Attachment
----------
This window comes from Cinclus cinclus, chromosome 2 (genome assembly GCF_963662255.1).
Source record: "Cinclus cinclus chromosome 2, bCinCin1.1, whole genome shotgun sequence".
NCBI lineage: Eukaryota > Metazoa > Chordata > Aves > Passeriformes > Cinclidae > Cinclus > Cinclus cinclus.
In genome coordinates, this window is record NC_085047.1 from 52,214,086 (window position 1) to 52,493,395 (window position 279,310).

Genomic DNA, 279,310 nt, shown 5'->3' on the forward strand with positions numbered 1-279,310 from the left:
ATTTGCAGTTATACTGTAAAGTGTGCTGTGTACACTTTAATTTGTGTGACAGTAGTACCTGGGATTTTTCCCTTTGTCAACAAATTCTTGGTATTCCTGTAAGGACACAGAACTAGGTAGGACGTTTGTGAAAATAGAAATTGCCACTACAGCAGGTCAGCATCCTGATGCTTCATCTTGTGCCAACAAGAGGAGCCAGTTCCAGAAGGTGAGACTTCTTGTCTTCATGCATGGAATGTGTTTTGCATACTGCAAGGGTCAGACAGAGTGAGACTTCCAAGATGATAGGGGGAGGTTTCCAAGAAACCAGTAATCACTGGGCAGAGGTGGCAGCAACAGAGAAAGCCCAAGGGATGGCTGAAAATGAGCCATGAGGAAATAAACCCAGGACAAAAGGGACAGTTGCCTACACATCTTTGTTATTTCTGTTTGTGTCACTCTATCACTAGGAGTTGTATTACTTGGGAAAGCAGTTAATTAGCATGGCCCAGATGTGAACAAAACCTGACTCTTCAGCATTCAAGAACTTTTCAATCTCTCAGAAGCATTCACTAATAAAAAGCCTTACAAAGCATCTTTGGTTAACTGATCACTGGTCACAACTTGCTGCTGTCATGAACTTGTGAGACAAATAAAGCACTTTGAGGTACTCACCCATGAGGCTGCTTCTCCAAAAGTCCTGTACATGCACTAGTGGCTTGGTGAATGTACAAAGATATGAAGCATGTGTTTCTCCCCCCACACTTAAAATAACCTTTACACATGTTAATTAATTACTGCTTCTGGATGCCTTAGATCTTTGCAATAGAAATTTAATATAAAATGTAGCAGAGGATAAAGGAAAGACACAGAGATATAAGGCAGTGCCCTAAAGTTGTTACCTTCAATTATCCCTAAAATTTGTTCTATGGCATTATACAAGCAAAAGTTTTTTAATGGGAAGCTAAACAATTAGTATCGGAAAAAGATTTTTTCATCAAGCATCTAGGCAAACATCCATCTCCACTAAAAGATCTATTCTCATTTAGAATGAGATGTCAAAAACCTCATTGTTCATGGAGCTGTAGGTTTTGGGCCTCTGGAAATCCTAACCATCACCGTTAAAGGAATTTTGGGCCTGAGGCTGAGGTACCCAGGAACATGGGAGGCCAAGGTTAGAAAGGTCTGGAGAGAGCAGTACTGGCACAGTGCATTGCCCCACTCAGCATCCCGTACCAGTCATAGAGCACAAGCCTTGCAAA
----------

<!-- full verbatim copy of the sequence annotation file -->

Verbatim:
This window comes from Cinclus cinclus, chromosome 2 (genome assembly GCF_963662255.1).
Source record: "Cinclus cinclus chromosome 2, bCinCin1.1, whole genome shotgun sequence".
NCBI lineage: Eukaryota > Metazoa > Chordata > Aves > Passeriformes > Cinclidae > Cinclus > Cinclus cinclus.
In genome coordinates, this window is record NC_085047.1 from 52,214,086 (window position 1) to 52,493,395 (window position 279,310).

Genomic DNA, 279,310 nt, shown 5'->3' on the forward strand with positions numbered 1-279,310 from the left:
ATTTGCAGTTATACTGTAAAGTGTGCTGTGTACACTTTAATTTGTGTGACAGTAGTACCTGGGATTTTTCCCTTTGTCAACAAATTCTTGGTATTCCTGTAAGGACACAGAACTAGGTAGGACGTTTGTGAAAATAGAAATTGCCACTACAGCAGGTCAGCATCCTGATGCTTCATCTTGTGCCAACAAGAGGAGCCAGTTCCAGAAGGTGAGACTTCTTGTCTTCATGCATGGAATGTGTTTTGCATACTGCAAGGGTCAGACAGAGTGAGACTTCCAAGATGATAGGGGGAGGTTTCCAAGAAACCAGTAATCACTGGGCAGAGGTGGCAGCAACAGAGAAAGCCCAAGGGATGGCTGAAAATGAGCCATGAGGAAATAAACCCAGGACAAAAGGGACAGTTGCCTACACATCTTTGTTATTTCTGTTTGTGTCACTCTATCACTAGGAGTTGTATTACTTGGGAAAGCAGTTAATTAGCATGGCCCAGATGTGAACAAAACCTGACTCTTCAGCATTCAAGAACTTTTCAATCTCTCAGAAGCATTCACTAATAAAAAGCCTTACAAAGCATCTTTGGTTAACTGATCACTGGTCACAACTTGCTGCTGTCATGAACTTGTGAGACAAATAAAGCACTTTGAGGTACTCACCCATGAGGCTGCTTCTCCAAAAGTCCTGTACATGCACTAGTGGCTTGGTGAATGTACAAAGATATGAAGCATGTGTTTCTCCCCCCACACTTAAAATAACCTTTACACATGTTAATTAATTACTGCTTCTGGATGCCTTAGATCTTTGCAATAGAAATTTAATATAAAATGTAGCAGAGGATAAAGGAAAGACACAGAGATATAAGGCAGTGCCCTAAAGTTGTTACCTTCAATTATCCCTAAAATTTGTTCTATGGCATTATACAAGCAAAAGTTTTTTAATGGGAAGCTAAACAATTAGTATCGGAAAAAGATTTTTTCATCAAGCATCTAGGCAAACATCCATCTCCACTAAAAGATCTATTCTCATTTAGAATGAGATGTCAAAAACCTCATTGTTCATGGAGCTGTAGGTTTTGGGCCTCTGGAAATCCTAACCATCACCGTTAAAGGAATTTTGGGCCTGAGGCTGAGGTACCCAGGAACATGGGAGGCCAAGGTTAGAAAGGTCTGGAGAGAGCAGTACTGGCACAGTGCATTGCCCCACTCAGCATCCCGTACCAGTCATAGAGCACAAGCCTTGCAAA